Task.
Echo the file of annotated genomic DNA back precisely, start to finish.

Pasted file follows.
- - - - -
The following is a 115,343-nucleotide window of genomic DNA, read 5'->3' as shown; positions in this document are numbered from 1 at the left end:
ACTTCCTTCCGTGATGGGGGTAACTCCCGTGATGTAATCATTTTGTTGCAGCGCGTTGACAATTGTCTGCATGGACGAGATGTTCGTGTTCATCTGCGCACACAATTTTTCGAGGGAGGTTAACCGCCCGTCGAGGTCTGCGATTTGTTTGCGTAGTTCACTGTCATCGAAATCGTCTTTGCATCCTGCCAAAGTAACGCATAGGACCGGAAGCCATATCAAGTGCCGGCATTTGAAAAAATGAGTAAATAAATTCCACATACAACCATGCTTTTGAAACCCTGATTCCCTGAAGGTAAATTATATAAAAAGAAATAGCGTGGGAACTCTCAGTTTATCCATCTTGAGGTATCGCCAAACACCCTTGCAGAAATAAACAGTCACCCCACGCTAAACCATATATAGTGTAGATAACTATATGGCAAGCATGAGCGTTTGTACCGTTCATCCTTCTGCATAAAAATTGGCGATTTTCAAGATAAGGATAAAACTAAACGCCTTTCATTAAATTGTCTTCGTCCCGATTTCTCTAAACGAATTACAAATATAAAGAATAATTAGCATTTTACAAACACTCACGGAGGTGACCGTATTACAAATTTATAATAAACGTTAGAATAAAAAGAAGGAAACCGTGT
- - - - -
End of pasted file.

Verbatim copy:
The following is a 115,343-nucleotide window of genomic DNA, read 5'->3' as shown; positions in this document are numbered from 1 at the left end:
ACTTCCTTCCGTGATGGGGGTAACTCCCGTGATGTAATCATTTTGTTGCAGCGCGTTGACAATTGTCTGCATGGACGAGATGTTCGTGTTCATCTGCGCACACAATTTTTCGAGGGAGGTTAACCGCCCGTCGAGGTCTGCGATTTGTTTGCGTAGTTCACTGTCATCGAAATCGTCTTTGCATCCTGCCAAAGTAACGCATAGGACCGGAAGCCATATCAAGTGCCGGCATTTGAAAAAATGAGTAAATAAATTCCACATACAACCATGCTTTTGAAACCCTGATTCCCTGAAGGTAAATTATATAAAAAGAAATAGCGTGGGAACTCTCAGTTTATCCATCTTGAGGTATCGCCAAACACCCTTGCAGAAATAAACAGTCACCCCACGCTAAACCATATATAGTGTAGATAACTATATGGCAAGCATGAGCGTTTGTACCGTTCATCCTTCTGCATAAAAATTGGCGATTTTCAAGATAAGGATAAAACTAAACGCCTTTCATTAAATTGTCTTCGTCCCGATTTCTCTAAACGAATTACAAATATAAAGAATAATTAGCATTTTACAAACACTCACGGAGGTGACCGTATTACAAATTTATAATAAACGTTAGAATAAAAAGAAGGAAACCGTGT